Through eight games of the 2013 season the Bears have three receivers with more than 35 catches: Brandon Marshall (53), Alshon Jeffery (38) and Martellus Bennett. That doesn’t include Matt Forte with 40.
Last season they had only one receiver (Marshall) with as many as 29 for the year. In 2010 Johnny Knox led the Bears with 51 in the supposed Mike Martz air show.
The point of the 2013 production is the level of difficulty the Chicago offense has developed for a defense like the Lions’. Detroit ranks 31st in sacks per pass play, meaning for all of their No. 1’s up front, they don’t disrupt a lot of pass plays.
The Lions allow 273 passing yards per game, which ranks them 26th in the NFL. What stands out is the consistency with which the Lions are being thrown on.
They allowed only Andy Dalton and the Bengals (364) to throw for more than 300 yards on them, and only Tony Romo (206) has thrown for fewer than the 225 that Minnesota’s Christian Ponder passed for on opening day.
And the numbers are arguably indicative of more than just teams needing to throw to catch up. The Bears were down big early and Jay Cutler threw for 296 net yards against the Lions. It was the only full game in which Cutler completed fewer than 63 percent of his passes and his three interceptions were one short of as many as he’s thrown in all the other games combined.
“It’s hard to watch [game tape],” Cutler said. “It was hard to watch after the fact. It’s even harder to watch now because you look at it and you’re like it was just silly stuff that I was doing, that we were doing out there.
“So we can limit the turnovers. They’ve got a hot hand on offense. Defense is playing well. It’s going to be a tough matchup. They’re coming off a bye, so they’ve had ample opportunity to prepare for us and we’re a little bit banged up. We’ve just got to get healthy, got to have a good day of practice tomorrow because it’s gonna be a challenge.”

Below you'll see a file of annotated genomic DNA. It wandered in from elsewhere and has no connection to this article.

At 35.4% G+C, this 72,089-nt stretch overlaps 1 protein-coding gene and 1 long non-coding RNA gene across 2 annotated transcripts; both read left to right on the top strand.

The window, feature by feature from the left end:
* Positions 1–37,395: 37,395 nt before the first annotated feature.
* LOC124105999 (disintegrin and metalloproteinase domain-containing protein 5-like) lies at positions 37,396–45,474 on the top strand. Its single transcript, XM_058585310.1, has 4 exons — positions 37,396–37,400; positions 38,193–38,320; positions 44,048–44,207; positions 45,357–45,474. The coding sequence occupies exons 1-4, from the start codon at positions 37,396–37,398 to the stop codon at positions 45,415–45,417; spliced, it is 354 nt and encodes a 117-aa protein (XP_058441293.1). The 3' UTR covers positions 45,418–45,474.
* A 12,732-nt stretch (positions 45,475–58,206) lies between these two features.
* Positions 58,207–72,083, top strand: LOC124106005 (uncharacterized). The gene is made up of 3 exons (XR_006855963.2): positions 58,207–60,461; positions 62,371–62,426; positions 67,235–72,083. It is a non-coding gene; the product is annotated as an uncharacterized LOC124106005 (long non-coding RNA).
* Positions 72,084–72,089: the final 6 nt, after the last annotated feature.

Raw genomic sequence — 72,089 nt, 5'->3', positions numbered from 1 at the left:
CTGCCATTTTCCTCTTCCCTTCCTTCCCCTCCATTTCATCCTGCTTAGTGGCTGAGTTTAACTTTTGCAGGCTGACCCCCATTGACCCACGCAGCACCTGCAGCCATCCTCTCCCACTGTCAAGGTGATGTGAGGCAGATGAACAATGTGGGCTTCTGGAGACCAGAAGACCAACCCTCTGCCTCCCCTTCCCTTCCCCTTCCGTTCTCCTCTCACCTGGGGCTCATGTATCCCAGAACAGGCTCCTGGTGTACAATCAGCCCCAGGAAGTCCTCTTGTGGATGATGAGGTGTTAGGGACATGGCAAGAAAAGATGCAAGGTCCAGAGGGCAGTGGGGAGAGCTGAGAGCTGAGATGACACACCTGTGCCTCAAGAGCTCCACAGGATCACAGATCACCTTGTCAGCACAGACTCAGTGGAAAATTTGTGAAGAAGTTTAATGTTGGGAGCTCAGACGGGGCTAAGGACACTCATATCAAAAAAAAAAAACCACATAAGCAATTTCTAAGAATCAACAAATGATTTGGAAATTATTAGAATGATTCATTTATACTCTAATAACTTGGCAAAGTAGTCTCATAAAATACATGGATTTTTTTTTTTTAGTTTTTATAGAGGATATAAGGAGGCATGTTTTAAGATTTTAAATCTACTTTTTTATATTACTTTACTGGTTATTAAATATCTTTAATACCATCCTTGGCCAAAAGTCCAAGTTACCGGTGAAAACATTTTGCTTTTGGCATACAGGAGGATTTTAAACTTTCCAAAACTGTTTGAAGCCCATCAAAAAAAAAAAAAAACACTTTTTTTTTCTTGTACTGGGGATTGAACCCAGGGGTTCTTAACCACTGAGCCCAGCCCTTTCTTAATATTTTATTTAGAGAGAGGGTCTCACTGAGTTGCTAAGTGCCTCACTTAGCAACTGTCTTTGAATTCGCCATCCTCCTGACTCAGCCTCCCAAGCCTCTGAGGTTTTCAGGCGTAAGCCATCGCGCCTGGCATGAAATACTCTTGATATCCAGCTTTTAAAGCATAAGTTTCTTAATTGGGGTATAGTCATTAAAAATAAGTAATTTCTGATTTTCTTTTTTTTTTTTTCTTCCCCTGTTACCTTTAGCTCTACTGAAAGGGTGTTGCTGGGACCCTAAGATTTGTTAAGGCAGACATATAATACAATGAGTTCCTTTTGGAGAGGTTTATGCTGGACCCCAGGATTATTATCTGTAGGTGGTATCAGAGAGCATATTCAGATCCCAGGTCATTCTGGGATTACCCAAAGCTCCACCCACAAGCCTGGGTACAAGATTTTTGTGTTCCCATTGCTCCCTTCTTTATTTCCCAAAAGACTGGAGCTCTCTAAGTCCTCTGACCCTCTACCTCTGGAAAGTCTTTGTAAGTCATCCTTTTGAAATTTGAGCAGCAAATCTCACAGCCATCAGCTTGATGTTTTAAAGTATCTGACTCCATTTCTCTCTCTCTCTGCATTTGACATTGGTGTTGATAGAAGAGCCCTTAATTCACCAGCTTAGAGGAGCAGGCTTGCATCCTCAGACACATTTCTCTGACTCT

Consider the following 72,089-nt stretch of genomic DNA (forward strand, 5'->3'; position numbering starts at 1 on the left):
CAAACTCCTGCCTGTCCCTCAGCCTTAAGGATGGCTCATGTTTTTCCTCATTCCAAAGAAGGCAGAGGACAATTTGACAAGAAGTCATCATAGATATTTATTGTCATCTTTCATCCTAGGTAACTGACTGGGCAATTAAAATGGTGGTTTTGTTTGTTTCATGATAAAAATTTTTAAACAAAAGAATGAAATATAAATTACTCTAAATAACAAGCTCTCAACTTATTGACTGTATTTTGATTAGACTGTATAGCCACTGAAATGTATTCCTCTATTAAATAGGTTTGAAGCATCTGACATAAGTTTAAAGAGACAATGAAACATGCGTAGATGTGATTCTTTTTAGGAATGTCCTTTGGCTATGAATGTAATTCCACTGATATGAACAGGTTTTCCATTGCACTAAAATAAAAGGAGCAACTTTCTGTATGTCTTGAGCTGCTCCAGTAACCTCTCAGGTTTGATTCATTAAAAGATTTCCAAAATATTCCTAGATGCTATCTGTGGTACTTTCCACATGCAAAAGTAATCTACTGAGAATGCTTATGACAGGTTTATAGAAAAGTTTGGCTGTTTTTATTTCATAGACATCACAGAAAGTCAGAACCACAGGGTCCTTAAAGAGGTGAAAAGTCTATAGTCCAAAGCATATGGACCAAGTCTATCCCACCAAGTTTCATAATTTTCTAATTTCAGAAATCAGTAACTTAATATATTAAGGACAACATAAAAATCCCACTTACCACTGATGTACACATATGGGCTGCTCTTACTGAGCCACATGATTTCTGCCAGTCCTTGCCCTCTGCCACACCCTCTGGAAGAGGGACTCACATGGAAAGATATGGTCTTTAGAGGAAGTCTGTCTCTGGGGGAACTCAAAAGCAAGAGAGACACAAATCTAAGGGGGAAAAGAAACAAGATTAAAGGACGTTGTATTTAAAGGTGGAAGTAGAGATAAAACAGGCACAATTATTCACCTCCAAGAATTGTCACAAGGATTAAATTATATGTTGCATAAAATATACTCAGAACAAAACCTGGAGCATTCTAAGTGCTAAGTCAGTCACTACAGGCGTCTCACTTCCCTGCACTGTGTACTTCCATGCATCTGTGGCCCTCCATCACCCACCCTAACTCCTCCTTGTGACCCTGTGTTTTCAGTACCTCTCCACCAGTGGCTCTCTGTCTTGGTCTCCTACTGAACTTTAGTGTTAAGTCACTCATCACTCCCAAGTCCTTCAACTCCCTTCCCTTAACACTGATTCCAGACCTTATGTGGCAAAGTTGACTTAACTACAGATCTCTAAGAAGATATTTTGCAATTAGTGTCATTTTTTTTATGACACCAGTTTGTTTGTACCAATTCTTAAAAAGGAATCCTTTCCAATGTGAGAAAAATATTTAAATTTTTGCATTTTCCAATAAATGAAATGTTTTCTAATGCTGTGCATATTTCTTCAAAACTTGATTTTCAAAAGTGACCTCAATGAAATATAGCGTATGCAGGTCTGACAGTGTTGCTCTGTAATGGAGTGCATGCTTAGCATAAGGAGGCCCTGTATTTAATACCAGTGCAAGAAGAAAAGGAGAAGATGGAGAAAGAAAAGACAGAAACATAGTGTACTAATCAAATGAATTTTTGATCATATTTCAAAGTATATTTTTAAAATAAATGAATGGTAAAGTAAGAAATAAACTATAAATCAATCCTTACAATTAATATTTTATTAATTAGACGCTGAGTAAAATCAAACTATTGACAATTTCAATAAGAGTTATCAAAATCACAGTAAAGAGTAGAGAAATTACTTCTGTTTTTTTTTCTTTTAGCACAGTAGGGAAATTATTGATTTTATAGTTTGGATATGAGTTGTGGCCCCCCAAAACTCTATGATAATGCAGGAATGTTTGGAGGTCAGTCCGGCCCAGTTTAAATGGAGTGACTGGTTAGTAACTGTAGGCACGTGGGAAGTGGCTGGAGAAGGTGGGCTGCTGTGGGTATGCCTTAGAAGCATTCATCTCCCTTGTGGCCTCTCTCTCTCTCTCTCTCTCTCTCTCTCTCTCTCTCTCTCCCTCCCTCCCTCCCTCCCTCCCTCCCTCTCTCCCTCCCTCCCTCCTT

The Green Bay game was a case study in effective holistic play by Bears receivers, what coaches are looking for vs. the Lions. The Bears’ ability to run the ball on the final 18-play drive involved near-flawless blocking on the edges by Bennett, Jeffery and Marshall.
“[Green Bay] was a solid team effort as opposed to just an up-front, and the receivers waiting for the next pass,” Aaron Kromer said. “They don’t do that here. They really have prided themselves in being good blockers. I think that made a big difference in that drive.”
What to watch for:
Detroit’s secondary is regarded as the weak link in the defense. But linebacker DeAndre Levy is exceptional in coverage (four interceptions) and safeties Louis Delmas and Glover Quin each have two.
And it is a physical back-seven, with the Bears expecting Lions defenders to be up on Chicago receivers to take away quick-release throws by Cutler.
“I think they’re physical with their corners when they’re up on us,” coach Marc Trestman said. “Offensively we’ve got our work cut out for us.”